Telehealth has emerged as an essential strategy to provide patients with many types of care, including remote monitoring for home-based care and remote participation in clinical trials. The exponential rise in telehealth is challenging to even calculate. According to the Fair Health Tracker, billing for telehealth services for a year during the pandemic increased more than 8,000 percent in the Northeast.
But along with the surge in telehealth has come true accessibility gaps that we cannot ignore. Adoption of telehealth has been uneven by provider type, patient age, socio-economic factors, and by patient language, ethnicity, and race. A quarter of Medicare beneficiaries lack a device with the capability to conduct a video visit; the percentage is even higher for those who are Black, Latinx, and those with disabilities.
We address both the problems and promise of telehealth in “Emerging from COVID-19: An Action Plan for a Healthier State. I urge you all to read the report if you have not already, and to consider the recommendations in the Action Plan, especially those around telehealth (#8, #9, #10). The Action Plan provides a strong framework we can use to design telehealth for the future — the regulations, quality measures, reimbursement, and delivery models we need.
We will continue the telehealth conversation at our All-Council Conference May 19: Telehealth Equity — Bridging the Digital Divide. Members and invited guests can register here. Our keynote speaker is Debra Patt, MD, PhD, MBA. Dr. Patt is a breast cancer specialist in Austin, Texas, who will talk about delivering quality care and inclusive telehealth in her practice. A national leader in health policy, she champions research on electronic Patient-Reported Outcomes, or ePROs, telemedicine, imaging informatics, and informed decision making. We also have a stellar group of panelists from our membership who will share how they are addressing barriers to telehealth. You can read more about our conference and how to register in this newsletter.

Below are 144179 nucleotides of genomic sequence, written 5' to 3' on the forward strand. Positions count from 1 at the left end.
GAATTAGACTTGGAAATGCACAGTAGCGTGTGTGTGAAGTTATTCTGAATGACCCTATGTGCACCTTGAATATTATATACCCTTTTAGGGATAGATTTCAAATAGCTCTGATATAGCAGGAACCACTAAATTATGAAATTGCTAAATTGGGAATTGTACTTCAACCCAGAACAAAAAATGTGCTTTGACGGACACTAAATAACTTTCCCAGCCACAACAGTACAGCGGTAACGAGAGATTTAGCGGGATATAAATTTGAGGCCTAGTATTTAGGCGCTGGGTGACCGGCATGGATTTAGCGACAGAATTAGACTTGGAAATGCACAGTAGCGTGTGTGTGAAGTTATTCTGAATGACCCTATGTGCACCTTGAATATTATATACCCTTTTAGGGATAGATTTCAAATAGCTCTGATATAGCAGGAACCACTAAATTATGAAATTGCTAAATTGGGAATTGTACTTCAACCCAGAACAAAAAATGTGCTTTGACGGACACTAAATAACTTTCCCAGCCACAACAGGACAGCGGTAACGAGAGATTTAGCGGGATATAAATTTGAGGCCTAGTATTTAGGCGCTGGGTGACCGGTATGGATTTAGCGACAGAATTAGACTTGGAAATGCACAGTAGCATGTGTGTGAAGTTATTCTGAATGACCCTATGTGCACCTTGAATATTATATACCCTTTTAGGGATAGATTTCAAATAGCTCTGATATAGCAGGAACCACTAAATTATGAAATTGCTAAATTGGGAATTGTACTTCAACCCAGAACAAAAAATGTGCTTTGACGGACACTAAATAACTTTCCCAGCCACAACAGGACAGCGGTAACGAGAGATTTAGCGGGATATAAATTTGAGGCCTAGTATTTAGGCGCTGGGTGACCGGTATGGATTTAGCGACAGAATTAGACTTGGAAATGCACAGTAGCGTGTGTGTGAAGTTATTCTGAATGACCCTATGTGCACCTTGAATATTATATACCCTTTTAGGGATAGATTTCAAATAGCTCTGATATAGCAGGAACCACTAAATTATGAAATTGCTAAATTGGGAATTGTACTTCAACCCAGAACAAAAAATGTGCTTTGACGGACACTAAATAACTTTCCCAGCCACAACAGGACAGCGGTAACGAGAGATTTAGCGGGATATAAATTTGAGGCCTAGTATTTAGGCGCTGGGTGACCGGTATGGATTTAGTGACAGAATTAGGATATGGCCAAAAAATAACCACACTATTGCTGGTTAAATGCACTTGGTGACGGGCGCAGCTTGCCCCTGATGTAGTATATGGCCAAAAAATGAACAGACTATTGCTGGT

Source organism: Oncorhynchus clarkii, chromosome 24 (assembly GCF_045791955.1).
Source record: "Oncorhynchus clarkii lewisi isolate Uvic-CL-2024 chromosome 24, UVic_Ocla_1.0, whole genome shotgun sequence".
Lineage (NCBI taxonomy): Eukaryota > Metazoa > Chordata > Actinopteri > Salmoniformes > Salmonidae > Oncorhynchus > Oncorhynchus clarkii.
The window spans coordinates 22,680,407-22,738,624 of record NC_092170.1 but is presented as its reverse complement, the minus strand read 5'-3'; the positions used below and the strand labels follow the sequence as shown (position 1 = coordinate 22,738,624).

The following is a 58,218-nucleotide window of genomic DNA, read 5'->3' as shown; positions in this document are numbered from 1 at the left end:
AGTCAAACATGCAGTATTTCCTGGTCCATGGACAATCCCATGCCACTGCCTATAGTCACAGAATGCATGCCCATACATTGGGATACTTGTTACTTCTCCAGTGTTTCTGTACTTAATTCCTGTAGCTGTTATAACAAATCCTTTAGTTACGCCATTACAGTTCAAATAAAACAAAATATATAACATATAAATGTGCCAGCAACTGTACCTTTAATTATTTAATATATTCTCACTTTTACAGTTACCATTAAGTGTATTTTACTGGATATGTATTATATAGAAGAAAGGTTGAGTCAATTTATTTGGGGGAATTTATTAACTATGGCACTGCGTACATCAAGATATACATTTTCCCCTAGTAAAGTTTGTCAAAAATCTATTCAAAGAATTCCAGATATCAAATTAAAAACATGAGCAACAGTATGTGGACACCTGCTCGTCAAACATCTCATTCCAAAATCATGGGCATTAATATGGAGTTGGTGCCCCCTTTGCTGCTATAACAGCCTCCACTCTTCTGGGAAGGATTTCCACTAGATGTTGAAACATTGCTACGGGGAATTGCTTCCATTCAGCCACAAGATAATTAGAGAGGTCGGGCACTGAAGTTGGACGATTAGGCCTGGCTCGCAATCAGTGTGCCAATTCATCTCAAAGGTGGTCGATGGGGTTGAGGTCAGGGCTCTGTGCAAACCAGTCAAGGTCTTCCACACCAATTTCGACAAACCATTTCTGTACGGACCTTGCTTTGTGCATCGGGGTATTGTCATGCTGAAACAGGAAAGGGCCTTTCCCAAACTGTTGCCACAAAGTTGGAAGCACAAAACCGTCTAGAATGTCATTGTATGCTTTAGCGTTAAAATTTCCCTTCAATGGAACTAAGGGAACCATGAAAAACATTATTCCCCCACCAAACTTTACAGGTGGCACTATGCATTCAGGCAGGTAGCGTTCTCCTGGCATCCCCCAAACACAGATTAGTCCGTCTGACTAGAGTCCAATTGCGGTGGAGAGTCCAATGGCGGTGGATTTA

A priority right now is to align on what is good quality care, and what types of care can be appropriately delivered through telehealth. Our focus should be quality, patient satisfaction, privacy, accessing medical records, and efficiency. We have a forum to craft that policy after New Jersey’s Telehealth law created the multi-stakeholder Telemedicine and Telehealth Review Commission. We need to move quickly and appoint Review Commission members and staff the commission. The Review Commission should identify populations that struggle with equipment use, obtaining equipment, or lack broadband — and propose policy solutions to address these barriers.
Finally, I urge you all to read the Take Five Interview with Claudia Tucker of Teladoc, who is the Policy Council Chair for the American Telemedicine Association. In this feature, Tucker outlines how Teladoc responded to the pandemic and shares the priorities of the American Telemedicine Association.
I hope to see you all at our conference, and, as always, I am eager to hear your views and perspective.